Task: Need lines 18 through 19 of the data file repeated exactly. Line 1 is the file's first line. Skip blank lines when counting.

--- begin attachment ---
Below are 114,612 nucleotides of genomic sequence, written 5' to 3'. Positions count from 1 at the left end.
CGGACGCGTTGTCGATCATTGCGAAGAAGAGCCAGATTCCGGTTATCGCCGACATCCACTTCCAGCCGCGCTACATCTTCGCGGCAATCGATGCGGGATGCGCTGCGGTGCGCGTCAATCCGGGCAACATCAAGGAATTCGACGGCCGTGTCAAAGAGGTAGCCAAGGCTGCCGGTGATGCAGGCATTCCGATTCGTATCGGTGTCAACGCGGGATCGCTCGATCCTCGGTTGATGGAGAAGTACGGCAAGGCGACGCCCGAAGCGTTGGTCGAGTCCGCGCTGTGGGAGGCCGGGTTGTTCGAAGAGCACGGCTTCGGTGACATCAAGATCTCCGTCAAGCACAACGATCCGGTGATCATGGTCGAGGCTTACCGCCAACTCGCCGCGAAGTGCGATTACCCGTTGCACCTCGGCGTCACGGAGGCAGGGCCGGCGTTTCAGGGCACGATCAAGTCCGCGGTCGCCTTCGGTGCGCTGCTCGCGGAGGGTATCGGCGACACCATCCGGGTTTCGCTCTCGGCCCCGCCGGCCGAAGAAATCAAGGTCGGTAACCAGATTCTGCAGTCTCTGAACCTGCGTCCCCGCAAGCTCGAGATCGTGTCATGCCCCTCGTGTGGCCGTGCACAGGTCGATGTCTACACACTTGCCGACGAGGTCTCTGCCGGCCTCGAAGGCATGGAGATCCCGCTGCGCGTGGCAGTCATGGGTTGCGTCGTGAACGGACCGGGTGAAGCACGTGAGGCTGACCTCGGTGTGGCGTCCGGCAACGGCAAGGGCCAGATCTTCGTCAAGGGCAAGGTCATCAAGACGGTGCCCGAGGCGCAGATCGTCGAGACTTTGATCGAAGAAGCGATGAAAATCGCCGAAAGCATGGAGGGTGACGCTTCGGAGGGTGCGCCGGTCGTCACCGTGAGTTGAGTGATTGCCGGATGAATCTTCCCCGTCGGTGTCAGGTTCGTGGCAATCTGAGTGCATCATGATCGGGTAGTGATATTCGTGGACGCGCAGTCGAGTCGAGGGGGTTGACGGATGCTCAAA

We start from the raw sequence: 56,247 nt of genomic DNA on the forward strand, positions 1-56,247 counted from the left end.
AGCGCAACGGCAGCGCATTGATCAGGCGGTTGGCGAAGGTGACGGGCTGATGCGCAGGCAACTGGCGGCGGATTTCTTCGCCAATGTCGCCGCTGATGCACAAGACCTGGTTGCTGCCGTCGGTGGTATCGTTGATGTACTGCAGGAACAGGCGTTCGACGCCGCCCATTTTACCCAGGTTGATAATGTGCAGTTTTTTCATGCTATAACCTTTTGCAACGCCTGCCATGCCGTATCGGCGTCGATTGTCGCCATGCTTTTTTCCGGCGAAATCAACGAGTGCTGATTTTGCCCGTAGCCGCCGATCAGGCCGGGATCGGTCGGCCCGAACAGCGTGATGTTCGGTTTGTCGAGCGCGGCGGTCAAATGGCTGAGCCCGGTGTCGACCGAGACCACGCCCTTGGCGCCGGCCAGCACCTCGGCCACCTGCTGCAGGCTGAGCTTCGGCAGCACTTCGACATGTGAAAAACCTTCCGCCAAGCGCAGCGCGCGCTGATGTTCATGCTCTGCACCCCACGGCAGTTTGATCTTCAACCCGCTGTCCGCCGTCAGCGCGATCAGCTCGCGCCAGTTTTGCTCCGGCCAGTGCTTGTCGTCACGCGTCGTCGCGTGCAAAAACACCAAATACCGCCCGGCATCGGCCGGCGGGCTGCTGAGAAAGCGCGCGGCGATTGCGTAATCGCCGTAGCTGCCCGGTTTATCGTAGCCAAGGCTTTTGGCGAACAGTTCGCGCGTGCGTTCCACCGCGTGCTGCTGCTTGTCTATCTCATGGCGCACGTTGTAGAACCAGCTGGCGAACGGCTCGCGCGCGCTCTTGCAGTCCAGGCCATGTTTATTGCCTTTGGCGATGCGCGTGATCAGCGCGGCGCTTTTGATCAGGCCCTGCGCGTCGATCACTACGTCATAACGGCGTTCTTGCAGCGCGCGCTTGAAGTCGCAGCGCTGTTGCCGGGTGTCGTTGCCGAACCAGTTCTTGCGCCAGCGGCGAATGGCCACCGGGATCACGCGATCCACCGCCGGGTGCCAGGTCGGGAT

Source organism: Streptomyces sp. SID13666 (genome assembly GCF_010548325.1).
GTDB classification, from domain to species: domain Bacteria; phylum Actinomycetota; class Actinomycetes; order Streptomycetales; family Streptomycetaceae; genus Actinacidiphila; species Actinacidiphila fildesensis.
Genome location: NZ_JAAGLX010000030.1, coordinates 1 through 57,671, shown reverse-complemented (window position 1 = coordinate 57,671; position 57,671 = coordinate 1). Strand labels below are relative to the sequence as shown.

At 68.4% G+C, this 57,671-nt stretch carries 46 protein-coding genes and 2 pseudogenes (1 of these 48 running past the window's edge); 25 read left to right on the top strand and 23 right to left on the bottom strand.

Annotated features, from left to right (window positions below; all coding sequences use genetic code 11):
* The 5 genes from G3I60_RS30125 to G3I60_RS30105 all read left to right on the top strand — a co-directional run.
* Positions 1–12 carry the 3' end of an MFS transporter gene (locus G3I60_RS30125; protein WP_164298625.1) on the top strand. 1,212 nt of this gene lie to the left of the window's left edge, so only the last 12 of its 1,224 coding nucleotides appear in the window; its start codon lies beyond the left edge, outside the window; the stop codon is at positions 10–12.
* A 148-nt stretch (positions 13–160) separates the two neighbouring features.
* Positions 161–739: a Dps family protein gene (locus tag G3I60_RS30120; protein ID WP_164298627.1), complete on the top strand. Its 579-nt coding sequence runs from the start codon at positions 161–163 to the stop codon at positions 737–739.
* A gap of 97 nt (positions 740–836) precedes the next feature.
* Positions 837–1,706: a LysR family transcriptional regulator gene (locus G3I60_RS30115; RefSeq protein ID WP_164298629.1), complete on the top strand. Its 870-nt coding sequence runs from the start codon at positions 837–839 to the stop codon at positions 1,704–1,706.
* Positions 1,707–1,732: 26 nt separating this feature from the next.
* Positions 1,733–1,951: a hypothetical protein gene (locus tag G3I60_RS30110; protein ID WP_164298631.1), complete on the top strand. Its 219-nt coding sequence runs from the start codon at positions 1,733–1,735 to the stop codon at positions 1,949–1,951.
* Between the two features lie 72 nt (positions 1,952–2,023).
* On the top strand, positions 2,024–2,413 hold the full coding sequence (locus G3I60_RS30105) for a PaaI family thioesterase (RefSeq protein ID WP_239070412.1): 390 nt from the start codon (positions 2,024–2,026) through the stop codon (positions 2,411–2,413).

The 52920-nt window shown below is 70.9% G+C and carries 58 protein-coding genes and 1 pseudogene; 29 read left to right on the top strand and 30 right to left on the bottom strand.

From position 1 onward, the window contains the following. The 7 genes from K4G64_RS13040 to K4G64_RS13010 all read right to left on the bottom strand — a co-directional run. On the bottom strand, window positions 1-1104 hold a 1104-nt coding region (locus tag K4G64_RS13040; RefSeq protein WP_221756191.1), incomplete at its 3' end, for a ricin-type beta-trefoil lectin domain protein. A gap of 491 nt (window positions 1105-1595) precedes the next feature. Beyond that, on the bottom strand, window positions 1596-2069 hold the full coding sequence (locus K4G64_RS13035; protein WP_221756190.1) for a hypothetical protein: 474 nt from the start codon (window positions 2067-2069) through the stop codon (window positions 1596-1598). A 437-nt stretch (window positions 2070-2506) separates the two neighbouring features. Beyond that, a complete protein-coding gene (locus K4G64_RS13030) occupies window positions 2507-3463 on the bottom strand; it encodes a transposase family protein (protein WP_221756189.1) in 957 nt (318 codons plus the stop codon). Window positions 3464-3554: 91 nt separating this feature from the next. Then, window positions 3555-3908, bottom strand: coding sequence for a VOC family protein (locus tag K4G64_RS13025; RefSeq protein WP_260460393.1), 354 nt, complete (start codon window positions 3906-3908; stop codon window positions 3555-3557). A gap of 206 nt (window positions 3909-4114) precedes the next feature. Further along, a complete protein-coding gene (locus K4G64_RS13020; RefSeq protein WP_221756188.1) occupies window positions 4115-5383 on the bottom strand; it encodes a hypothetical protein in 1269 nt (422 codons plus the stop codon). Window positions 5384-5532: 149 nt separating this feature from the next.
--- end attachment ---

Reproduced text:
* Between the two features lie 72 nt (positions 1,952–2,023).
* On the top strand, positions 2,024–2,413 hold the full coding sequence (locus G3I60_RS30105) for a PaaI family thioesterase (RefSeq protein ID WP_239070412.1): 390 nt from the start codon (positions 2,024–2,026) through the stop codon (positions 2,411–2,413).